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May You Nurse Your Own Children!
|by Rajender Krishan|
Amma, my Grandma, had her own way of imparting knowledge - through the usage of parables and blessings. When I was young, every time I would see my father greeting her, she would say, "Apne Jaaye Aap Paalo". And when I would ask my father or my uncles who would also get her blessings in the same way, they would explain that it is Amma's way of saying, "May you live long".
Now that I have been married for over 25 years and have two young adult children, I think back in retrospect what Amma truly meant when she said, "Apne Jaaye Aap Paalo". More than saying, "May you live long", she actually emphasized, between the lines, the sanctity and the importance of a fulfilled married life. Because she literally said, "May you nurse your own children" implying that both the parents should be responsible and committed in bringing up their children.
Today, when I look around and find large scale neglect of children due to the "not-working-out" approach between strayed couples and in some extreme cases the divorce having sealed the fate of the wedlock, to me Amma's saying becomes all the more relevant and logical. I cannot say it with assertiveness, but I do feel that perhaps somewhere from my childhood impressions Amma's words echoed every time my own marriage rocked in the turbulent and weak moments.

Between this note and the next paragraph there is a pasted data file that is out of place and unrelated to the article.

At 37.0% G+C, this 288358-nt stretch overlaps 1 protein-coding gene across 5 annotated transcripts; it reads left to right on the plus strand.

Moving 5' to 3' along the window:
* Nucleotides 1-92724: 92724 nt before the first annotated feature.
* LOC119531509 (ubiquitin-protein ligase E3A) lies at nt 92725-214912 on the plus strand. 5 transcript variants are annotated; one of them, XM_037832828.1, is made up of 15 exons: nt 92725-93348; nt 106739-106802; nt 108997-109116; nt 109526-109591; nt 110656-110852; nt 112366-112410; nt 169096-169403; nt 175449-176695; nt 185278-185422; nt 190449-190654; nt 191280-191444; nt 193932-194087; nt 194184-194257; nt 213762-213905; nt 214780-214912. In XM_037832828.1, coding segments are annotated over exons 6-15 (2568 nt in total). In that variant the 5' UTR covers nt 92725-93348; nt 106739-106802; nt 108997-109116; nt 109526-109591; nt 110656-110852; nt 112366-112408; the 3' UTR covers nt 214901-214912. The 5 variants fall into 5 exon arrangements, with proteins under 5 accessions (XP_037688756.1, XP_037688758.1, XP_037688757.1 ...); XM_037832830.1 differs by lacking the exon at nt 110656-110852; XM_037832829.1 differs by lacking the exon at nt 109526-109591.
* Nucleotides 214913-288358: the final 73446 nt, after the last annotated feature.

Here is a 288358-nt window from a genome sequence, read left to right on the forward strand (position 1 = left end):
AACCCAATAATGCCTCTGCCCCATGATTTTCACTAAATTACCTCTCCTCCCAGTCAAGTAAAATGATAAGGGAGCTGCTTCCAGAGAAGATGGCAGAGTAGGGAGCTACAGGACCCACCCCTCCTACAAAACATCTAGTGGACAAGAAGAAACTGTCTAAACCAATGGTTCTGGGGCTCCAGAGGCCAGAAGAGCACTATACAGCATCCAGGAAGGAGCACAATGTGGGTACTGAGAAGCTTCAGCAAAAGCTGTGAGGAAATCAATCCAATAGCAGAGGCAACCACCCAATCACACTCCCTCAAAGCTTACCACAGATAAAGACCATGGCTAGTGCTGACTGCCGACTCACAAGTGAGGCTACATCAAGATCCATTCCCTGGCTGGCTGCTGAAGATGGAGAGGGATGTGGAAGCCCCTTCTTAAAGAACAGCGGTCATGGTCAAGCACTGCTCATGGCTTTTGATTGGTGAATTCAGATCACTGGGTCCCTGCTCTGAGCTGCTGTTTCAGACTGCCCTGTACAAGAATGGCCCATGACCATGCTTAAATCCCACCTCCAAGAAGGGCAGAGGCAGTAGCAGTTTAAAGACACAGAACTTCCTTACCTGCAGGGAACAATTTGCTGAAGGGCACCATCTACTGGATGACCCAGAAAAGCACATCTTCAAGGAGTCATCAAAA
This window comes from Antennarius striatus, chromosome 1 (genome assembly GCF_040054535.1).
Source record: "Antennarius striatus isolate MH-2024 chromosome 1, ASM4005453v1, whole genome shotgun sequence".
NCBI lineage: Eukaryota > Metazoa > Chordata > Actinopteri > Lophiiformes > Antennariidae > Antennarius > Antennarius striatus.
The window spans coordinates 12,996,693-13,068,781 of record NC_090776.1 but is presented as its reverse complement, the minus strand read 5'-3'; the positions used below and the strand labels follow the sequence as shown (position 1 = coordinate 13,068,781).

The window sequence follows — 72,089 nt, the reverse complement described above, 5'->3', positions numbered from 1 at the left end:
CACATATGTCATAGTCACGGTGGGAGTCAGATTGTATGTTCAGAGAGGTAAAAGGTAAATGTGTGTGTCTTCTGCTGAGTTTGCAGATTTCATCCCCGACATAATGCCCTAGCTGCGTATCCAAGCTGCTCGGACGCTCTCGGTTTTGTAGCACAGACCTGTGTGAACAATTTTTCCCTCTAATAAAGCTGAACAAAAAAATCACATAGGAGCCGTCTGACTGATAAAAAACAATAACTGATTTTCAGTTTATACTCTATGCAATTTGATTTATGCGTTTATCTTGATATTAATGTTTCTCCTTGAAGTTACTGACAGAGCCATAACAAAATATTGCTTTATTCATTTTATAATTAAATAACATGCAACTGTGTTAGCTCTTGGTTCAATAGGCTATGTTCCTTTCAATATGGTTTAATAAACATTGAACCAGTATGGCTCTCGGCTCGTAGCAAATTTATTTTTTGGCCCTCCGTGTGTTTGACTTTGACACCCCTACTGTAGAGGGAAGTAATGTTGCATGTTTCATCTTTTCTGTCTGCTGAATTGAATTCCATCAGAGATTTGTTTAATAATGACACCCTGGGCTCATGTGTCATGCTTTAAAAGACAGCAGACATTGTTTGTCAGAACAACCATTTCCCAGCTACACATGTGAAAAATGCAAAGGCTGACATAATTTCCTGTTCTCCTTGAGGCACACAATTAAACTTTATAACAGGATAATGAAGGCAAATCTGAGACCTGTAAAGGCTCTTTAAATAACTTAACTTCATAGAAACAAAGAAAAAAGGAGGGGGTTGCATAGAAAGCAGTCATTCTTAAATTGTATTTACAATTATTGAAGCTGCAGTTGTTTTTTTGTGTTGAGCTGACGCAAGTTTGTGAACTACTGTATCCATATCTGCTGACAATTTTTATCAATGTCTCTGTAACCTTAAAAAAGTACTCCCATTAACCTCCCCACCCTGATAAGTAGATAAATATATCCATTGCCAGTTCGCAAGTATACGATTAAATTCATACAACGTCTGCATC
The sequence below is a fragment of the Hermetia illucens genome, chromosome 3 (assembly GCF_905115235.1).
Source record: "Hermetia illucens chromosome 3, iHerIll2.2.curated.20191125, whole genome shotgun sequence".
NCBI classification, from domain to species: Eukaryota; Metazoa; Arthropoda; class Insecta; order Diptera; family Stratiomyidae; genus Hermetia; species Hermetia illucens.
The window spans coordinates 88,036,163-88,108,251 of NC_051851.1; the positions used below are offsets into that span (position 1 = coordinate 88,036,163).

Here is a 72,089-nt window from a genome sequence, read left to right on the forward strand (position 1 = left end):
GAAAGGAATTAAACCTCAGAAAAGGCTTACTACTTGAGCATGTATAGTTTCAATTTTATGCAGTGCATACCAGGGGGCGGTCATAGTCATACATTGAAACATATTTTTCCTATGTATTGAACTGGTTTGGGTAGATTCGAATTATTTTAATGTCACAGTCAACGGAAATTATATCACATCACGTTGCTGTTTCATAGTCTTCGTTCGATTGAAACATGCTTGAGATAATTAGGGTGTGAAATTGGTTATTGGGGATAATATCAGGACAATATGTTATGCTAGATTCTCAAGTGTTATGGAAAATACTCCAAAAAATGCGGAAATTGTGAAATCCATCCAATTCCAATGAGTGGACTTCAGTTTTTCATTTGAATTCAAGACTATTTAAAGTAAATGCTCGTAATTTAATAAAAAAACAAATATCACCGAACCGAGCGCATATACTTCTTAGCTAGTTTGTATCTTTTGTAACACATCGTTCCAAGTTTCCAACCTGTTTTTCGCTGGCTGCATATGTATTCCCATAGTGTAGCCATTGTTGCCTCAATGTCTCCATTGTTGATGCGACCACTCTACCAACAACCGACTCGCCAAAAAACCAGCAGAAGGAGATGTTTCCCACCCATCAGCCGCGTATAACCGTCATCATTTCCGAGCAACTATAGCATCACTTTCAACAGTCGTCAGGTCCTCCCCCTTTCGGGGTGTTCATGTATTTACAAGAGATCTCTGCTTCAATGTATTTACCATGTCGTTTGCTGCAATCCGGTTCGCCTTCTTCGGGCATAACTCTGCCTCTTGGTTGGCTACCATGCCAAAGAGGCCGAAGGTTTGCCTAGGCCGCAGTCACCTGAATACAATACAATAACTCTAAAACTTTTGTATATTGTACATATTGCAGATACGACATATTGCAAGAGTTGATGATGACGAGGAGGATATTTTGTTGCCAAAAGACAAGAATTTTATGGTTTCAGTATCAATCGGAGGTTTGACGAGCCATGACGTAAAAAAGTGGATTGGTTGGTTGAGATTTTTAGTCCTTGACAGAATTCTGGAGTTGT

A little more analysis of this simple saying leads to obvious yet delicate questions.
The watchful eyes and easy-to-be-influenced tender minds of children become victim of this environment, not by their choice, but by the impact of the surroundings. In such a situation, parents cease to become the role model for their child and once the child looks outside the home for guidance, the innocence of the child is lost.
"Apne Jaaye Aap Paalo" thus in its message of blessings, is a protective shield to make our marriage and in turn family a happy and harmonious place. The saying is also a challenge, in that it compels us to be accountable and responsible for our role as parents.
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